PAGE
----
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Improbable as it may seem, plans to cut the prices Europeans pay to use their mobile phone while abroad could whizz into law within a year.

To recap: the European Commission in July vowed to the slash the “exorbitant” roaming fees that operators charge when customers travel elsewhere in the EU. The proposal brought howls of protest from big phone operators and triggered a fight between Brussels and many in the telecoms industry.

Since the Brussels legislative machine usually moves at a snail’s pace, many people expected a plan as controversial as this to linger for years before being passed.

But the word is that the law could be in place by next summer. People in the European parliament say the proposal could speed through in a single reading instead of the two lengthy sessions that many expect.

Meanwhile, an EU official says opposition from countries such as the UK and Germany (home to leading mobile phone companies such as Vodafone and T-Mobile) is diminishing.

Still, the law could still encounter obstacles. The mobile phone industry remains furious at the threat to this lucrative service and its lobbyists will be out in force when the European parliament discusses the proposal this month. Parliamentarians could be swayed by arguments that because the sector makes up to 10 per cent of profits from roaming, it would have to raise prices for other services to offset the loss.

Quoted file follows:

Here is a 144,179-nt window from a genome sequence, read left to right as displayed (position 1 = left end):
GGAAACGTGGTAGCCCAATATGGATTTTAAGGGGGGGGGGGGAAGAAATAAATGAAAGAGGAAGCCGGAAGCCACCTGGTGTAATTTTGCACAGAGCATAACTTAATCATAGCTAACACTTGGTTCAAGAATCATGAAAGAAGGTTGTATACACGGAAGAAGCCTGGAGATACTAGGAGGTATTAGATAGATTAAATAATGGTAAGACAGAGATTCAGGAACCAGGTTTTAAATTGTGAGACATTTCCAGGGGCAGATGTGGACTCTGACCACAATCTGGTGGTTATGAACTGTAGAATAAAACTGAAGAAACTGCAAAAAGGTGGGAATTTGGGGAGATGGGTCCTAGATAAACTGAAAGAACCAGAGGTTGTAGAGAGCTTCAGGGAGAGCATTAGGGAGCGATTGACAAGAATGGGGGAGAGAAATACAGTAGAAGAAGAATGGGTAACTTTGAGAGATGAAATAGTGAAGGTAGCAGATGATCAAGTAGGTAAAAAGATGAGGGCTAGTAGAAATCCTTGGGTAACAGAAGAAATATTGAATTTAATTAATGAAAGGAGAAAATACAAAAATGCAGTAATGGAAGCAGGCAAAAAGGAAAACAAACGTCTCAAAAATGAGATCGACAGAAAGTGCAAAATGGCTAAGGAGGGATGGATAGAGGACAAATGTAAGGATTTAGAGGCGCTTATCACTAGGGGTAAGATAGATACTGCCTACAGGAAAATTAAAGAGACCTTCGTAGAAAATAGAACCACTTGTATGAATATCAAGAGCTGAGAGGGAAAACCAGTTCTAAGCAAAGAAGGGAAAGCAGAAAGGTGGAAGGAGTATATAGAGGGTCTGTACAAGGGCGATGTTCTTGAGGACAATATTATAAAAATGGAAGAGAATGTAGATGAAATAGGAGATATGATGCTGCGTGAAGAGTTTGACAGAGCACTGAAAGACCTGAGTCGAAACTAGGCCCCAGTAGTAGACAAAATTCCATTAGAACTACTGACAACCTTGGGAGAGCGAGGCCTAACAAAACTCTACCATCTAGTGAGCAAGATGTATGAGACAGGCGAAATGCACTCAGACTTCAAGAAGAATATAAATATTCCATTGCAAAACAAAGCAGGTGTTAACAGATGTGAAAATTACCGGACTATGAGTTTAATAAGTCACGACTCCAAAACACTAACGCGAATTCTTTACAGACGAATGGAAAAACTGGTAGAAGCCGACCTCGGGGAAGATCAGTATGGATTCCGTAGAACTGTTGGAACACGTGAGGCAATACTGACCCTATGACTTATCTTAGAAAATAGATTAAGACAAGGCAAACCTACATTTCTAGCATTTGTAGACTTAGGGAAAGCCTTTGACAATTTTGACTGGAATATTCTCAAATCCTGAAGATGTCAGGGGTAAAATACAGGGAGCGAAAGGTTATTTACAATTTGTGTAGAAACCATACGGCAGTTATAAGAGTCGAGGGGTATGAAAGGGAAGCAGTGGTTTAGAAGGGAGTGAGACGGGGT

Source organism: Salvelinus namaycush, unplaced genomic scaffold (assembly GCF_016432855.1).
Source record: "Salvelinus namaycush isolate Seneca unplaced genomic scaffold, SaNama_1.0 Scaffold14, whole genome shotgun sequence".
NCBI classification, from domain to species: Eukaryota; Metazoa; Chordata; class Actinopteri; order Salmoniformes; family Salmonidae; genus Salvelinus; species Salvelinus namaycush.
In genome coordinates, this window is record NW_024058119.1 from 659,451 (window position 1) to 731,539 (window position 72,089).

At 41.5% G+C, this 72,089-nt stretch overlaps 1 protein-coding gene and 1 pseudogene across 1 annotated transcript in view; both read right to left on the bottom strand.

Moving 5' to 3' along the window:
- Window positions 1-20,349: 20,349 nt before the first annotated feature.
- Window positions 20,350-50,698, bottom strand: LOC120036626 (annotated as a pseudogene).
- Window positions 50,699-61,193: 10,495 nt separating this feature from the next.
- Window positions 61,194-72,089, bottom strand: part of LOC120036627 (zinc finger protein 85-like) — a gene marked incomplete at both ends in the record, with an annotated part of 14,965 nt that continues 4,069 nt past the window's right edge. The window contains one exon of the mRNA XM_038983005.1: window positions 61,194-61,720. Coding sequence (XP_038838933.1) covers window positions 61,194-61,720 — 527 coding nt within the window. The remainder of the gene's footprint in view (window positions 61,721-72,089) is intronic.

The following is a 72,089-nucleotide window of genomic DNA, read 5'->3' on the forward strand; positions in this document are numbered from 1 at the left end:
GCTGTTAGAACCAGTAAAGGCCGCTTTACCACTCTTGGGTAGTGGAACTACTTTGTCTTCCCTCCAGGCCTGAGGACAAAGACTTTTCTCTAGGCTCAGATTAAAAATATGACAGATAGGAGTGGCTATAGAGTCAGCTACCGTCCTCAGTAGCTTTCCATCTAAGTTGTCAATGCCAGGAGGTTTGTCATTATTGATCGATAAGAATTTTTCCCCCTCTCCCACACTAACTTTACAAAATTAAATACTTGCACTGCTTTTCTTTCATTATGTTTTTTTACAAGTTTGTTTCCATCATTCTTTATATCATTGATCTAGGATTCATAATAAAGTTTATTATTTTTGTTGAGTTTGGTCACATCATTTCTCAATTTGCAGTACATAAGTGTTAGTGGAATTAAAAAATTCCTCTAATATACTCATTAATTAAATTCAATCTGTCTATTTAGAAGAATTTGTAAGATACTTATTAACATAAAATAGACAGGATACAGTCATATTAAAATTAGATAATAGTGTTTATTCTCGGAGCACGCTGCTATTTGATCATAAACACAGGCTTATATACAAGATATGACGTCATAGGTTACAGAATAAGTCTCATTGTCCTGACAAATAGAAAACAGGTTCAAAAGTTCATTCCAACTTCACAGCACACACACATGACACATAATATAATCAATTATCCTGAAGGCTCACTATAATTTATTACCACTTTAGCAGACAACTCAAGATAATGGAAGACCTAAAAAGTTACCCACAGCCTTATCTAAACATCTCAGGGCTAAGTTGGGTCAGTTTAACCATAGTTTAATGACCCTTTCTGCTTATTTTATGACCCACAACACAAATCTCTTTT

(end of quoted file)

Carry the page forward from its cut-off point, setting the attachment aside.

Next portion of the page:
And despite the “big gun” countries supposedly being on side, member states such as Belgium and Spain are said to need convincing before a vote by national governments can turn the plan into law.

Plus, several details have to be ironed out - such as whether to cap the price of sending text messages while overseas.

But for now, the signs are good for Europeans already dreaming of next summer’s foreign holiday.

Sarah Laitner

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